IM-ME USB dongle hacking

This circuit board is from the USB dongle of a Girl Tech IM-ME. [Joby Taffey] took it apart and poked around to learn its secrets. These dongles come along with the pink pager that has become a popular low-cost hacking platform. But we haven’t seen much done with the dongle itself up until now.

[Joby] used the OpenBench Logic Sniffer to gain some insight on what’s going on here. The board has two chips on it, a Cypress CY7C63803 USB microcontroller which talks to the computer over USB and also communicates over SPI with a Chipcon CC1110 SoC radio. It looks like reprogramming the Cypress chip is a no-go, so he went to work on the CC1110. The inter-chip communications data that he acquired by sniffing the SPI lines gave him all he needed to reimplement the protocol using his own firmware. As a proof of concept he to reflashed the CC1110 and can now send and receive arbitrary commands from the dongle. There’s a tiny video after the break showing a script on the computer turning the dongle’s LED on and off.

Comments

  1. cgmark says:

    I would love for someone to post some info on how to program these cypress chips. They are used in everything from keyboards and mice to ir controls. The only info I can get from cypress is you have to buy the development kits, and those are really pricey.

  2. pytey says:

    Also for those interested in slightly higher level check out Scott Albertine’s open source IM-ME drivers http://im-megpldrivers.sourceforge.net/.

    @cgmark if you are interested in the Cypress PSoC SDK and need a programmer there is a cheap route, buy the Avnet Spartan 3A development kit, this is a Xilinx FPGA development kit that also has a Cypress PSoC chip on board (handling capacitive touch and UART), the best thing about this is it is $49 and comes with a free Cypress PSoC programmer. Link – http://j.mp/daFscj

  3. nes says:

    I got the impression from the datasheeet these Cypress Encore II controllers are initially programmed through the USB connector but using something more trivial than the USB protocol. There are no details what the protocol is though and whether the firmware loader resides in the flash and thus gets overwritten by the custom firmware, or whether it lives in it’s own ROM and can be re-enabled somehow. I guess someone would need to get hold of a genuine Cypress programmer and try and reverse engineer it to know for sure.

    It would be really cool to be able to use the dongle as a programmer for the Chipcon chip.

  4. Paul Potter says:

    The more the IM-me can be hacked the better.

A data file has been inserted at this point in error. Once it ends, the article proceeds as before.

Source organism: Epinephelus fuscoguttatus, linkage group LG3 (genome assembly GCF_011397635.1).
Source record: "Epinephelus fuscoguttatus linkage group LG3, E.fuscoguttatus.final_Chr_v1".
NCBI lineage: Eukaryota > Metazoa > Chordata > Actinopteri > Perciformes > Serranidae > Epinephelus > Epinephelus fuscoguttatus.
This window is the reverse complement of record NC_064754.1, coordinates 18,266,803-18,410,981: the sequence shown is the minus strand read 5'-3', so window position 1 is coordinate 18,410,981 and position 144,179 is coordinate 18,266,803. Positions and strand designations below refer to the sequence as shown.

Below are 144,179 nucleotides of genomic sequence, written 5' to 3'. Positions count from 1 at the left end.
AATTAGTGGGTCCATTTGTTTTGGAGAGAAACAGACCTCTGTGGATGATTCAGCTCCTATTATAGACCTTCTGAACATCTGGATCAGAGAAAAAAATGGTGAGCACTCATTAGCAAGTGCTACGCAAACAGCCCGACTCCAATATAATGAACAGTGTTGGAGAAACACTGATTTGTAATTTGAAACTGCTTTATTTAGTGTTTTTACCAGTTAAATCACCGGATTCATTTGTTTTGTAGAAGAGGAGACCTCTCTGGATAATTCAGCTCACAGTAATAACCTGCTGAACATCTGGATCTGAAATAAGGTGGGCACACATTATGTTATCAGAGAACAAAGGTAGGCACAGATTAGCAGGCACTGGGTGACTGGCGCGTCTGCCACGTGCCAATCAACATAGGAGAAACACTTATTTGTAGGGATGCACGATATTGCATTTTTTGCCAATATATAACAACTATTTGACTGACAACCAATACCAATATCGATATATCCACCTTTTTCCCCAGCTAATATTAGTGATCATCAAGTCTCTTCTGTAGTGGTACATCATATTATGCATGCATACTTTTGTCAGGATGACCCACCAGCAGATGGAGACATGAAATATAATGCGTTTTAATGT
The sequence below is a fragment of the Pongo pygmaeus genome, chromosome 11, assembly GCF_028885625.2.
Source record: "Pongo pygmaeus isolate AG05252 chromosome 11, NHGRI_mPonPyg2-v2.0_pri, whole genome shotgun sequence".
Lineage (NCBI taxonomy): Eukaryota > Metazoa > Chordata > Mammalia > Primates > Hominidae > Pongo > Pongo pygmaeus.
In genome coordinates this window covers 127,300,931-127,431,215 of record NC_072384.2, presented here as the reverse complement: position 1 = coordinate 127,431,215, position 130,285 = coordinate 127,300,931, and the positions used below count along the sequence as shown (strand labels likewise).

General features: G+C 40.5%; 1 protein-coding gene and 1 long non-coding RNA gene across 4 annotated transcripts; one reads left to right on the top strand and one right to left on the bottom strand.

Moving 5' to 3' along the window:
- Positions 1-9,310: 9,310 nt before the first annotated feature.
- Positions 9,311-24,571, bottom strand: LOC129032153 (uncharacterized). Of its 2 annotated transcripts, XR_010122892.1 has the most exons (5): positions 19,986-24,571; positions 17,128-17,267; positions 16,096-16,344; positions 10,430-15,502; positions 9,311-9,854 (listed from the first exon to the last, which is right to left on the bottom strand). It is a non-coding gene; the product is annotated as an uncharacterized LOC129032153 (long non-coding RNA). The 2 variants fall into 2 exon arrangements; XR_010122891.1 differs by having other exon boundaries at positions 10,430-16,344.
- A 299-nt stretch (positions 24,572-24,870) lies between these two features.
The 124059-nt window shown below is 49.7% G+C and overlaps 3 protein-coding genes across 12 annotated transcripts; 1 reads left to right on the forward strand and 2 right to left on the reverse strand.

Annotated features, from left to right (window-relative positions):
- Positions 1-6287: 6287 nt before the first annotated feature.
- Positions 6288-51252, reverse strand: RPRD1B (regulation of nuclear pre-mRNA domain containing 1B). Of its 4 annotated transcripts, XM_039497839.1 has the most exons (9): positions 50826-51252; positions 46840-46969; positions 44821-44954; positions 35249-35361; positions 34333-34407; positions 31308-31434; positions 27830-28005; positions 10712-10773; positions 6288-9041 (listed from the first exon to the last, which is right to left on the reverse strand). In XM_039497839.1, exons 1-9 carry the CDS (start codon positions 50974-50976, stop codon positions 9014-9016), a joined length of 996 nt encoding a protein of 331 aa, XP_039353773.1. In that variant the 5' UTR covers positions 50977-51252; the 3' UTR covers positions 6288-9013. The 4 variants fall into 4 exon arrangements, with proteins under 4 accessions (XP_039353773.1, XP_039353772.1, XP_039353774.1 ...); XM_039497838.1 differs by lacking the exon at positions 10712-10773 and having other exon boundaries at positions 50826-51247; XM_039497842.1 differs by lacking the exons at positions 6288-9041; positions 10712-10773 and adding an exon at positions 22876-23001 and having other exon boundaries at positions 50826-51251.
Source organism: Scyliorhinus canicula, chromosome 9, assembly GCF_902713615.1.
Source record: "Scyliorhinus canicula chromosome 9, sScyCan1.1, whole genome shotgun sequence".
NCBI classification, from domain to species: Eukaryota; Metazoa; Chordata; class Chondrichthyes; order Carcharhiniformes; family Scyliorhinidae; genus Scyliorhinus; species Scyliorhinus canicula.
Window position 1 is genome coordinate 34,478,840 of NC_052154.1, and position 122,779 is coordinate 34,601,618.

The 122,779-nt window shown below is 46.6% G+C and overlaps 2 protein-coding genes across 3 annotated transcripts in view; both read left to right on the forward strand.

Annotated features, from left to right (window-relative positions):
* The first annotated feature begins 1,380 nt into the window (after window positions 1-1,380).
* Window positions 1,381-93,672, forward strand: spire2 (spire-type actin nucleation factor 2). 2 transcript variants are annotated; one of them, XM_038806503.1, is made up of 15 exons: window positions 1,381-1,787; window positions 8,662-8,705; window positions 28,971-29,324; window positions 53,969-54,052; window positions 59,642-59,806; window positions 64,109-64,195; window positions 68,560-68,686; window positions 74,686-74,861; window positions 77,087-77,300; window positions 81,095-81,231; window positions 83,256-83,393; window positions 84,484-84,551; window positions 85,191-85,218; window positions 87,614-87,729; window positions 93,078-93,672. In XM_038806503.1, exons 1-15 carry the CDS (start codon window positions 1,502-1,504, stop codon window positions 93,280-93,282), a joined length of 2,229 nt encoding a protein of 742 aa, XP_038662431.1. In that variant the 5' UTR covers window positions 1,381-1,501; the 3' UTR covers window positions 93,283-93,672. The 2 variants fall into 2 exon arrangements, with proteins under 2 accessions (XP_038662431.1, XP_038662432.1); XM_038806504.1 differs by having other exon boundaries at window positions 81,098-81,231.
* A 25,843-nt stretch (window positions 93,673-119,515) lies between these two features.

5. Infrared says:

    You can purchase a low low cost development kit for the chipcon rf @ Texas Instruments and you can use the Simplifi RF or any other protocol with the set. Why hack the cypress when you can get a cheap solution from TI. You could use the firmware from the IM ME with the TI CC

  6. xorwar says:

    The cypress chip probably gets programmed through voltage control and sequential buffers on the data pin. It probably has a ROM or non-writable section for the programming code.

    Looking at this though, it looks to play the role of just USB to SPI conversion..The magic is in the software and baseband.

    FYI: Most cypress chips are obscured. I know this from trying to mess with clock-gens on some netbooks that had ACPI CPU config removed with BIOS update. They all go to OEM.

  7. george says:

    wow like 12 relative comments deleted, one revealing how to pin buffer program the cypress chip..

    I wonder how many talented people are going to bother to comment here if their comments just get wiped?

  8. nes says:

    “wow like 12 relative comments deleted, one revealing how to pin buffer program the cypress chip..”

    .. And the Googlebot seems to have missed the lot. :-/ Cypress’ legal dept must be very quick off the mark. Guess that just about wraps up any chance of retasking the im-me USB chip to do anything more useful. Even if you could you couldn’t tell anyone about it.

  9. walt says:

    i remember when dongle meant…

    DONGLE: 1. (computer science) an electronic device that must be attached to a computer in order for it to use protected software.

    you’ve got to love watching the slow decay of terminology. wtf people!

  10. psocuser says:

    cypress chip can be reprogrammed, but you need a $40 in circuit serial programmer connected to the right pins. Not hard to do. Check and see if the usb line has 20-27 ohm resistors on the D+ and D- lines as well as ~100 ohm resistors going to different pins. If the ~100 ohm resistors are there, you can use a bastardized usb cable and a cypress programmer to reprogram the chip. As someone else mentioned though, the chip merely functions as a usb bridge to the radio and that particular chip isn’t packing a large amount of memory anyway.

  11. mr x says:

    These are super cheap on eBay UK right now because the highstreet shops have stopped selling them. They were getting too many returns because it’s a closed IM/SMS platform – the very feature you’d think paranoid parents would love? It’s also been marketed at the poor parent who is weak when it comes to pester-power. Any kid worth their salt today has a netbook right?!

  12. Joby Taffey says:

    The communications protocol between the Cypress and CC1110 is still not completely understood.

    I now favour using a serial port wired onto the CC1110 instead – http://blog.hodgepig.org/2010/11/23/im-me-dongle-uart/

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